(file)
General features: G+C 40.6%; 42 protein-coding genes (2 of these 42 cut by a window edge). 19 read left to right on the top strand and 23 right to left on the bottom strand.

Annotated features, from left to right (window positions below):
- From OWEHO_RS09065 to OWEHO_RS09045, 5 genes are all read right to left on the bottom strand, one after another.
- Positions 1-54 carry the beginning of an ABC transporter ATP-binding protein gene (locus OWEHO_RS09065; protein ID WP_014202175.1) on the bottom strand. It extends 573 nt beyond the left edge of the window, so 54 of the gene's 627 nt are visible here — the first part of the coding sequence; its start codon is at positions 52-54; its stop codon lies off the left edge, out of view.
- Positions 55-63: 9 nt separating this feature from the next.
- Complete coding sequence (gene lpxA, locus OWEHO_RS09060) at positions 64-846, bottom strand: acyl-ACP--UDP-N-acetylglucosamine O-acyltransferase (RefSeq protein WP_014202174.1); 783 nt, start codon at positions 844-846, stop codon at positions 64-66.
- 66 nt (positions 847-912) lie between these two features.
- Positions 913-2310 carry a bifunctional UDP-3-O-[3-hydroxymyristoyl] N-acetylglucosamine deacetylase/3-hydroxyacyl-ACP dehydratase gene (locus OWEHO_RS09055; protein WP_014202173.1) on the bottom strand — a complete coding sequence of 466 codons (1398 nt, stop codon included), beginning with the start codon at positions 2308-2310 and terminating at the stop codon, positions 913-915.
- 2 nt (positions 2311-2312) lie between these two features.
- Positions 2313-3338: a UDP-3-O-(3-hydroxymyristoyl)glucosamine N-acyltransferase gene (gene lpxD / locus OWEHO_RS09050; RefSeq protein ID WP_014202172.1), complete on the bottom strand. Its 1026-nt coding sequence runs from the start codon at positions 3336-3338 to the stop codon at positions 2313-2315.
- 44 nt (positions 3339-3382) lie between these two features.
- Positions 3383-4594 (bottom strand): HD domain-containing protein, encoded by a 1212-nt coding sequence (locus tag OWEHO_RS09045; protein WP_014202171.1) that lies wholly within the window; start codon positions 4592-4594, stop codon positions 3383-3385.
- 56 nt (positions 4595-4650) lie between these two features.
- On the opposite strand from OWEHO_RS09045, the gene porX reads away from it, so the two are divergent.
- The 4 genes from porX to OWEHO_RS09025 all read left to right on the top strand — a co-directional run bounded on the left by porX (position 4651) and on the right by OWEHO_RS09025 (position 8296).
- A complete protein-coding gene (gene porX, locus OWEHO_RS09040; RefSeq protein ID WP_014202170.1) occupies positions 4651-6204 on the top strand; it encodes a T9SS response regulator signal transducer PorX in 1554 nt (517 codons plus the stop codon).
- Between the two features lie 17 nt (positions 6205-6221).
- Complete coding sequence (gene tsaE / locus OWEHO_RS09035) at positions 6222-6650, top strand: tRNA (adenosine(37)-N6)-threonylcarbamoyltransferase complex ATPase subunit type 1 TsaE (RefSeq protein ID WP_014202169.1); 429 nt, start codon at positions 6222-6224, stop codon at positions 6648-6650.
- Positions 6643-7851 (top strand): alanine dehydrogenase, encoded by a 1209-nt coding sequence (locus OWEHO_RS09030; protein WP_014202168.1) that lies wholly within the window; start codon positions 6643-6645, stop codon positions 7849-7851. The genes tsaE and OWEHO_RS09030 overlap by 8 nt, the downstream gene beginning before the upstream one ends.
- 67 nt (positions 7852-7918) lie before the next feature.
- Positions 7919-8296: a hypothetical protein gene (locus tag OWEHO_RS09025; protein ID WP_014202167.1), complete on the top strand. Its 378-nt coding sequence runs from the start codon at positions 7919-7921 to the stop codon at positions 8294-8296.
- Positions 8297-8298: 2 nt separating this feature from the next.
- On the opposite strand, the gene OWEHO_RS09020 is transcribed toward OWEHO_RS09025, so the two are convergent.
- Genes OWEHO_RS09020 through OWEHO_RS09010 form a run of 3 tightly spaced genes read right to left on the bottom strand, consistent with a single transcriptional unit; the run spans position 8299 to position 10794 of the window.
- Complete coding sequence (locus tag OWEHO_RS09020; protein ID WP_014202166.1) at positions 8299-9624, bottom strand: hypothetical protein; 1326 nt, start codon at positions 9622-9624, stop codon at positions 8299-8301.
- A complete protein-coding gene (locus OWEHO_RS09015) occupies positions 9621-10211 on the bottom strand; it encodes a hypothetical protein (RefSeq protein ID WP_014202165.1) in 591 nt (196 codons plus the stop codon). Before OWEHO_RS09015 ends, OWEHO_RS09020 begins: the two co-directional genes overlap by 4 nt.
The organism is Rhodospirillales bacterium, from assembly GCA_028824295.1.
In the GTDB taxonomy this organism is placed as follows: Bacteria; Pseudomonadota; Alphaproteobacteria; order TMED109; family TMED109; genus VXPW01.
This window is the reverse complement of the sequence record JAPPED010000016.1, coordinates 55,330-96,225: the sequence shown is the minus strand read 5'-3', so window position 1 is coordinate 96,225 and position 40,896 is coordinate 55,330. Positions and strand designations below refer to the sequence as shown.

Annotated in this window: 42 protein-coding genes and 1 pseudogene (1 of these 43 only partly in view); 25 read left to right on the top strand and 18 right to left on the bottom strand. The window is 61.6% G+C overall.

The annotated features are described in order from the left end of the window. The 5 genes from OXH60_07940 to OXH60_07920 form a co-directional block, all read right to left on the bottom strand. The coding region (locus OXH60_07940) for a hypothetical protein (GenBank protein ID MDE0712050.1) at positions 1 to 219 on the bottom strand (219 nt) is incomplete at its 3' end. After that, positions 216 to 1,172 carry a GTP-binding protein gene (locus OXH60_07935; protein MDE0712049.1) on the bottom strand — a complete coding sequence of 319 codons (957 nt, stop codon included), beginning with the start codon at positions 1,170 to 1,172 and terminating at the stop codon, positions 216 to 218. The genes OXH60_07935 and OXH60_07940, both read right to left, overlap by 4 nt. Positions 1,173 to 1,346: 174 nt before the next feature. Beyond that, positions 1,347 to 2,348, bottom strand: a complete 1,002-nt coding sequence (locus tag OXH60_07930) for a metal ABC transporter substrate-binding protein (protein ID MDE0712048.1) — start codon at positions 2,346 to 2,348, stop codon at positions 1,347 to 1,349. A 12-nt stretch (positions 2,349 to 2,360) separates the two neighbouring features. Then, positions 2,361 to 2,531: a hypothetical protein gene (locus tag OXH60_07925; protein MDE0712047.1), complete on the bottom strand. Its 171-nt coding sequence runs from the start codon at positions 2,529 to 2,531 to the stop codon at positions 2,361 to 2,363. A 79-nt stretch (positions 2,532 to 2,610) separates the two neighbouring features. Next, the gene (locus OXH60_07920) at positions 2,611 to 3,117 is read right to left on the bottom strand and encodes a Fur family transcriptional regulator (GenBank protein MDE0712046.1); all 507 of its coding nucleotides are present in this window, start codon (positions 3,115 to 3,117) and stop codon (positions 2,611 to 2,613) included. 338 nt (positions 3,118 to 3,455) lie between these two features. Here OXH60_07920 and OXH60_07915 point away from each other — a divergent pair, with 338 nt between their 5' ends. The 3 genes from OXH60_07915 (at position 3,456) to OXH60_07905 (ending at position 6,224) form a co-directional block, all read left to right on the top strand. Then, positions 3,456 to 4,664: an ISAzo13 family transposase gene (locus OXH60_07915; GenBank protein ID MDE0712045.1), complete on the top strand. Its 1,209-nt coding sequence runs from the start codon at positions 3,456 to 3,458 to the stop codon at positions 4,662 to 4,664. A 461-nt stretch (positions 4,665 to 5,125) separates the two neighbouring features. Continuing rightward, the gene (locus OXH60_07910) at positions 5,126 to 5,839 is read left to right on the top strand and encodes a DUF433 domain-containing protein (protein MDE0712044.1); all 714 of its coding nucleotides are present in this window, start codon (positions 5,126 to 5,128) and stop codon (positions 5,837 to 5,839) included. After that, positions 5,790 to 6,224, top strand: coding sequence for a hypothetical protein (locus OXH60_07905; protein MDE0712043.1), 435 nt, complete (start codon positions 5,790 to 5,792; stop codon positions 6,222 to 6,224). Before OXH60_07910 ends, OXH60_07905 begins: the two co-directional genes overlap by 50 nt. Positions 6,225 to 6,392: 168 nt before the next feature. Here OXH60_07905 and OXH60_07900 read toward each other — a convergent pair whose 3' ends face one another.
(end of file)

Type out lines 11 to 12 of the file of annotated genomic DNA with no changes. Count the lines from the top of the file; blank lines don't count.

- 44 nt (positions 3339-3382) lie between these two features.
- Positions 3383-4594 (bottom strand): HD domain-containing protein, encoded by a 1212-nt coding sequence (locus tag OWEHO_RS09045; protein WP_014202171.1) that lies wholly within the window; start codon positions 4592-4594, stop codon positions 3383-3385.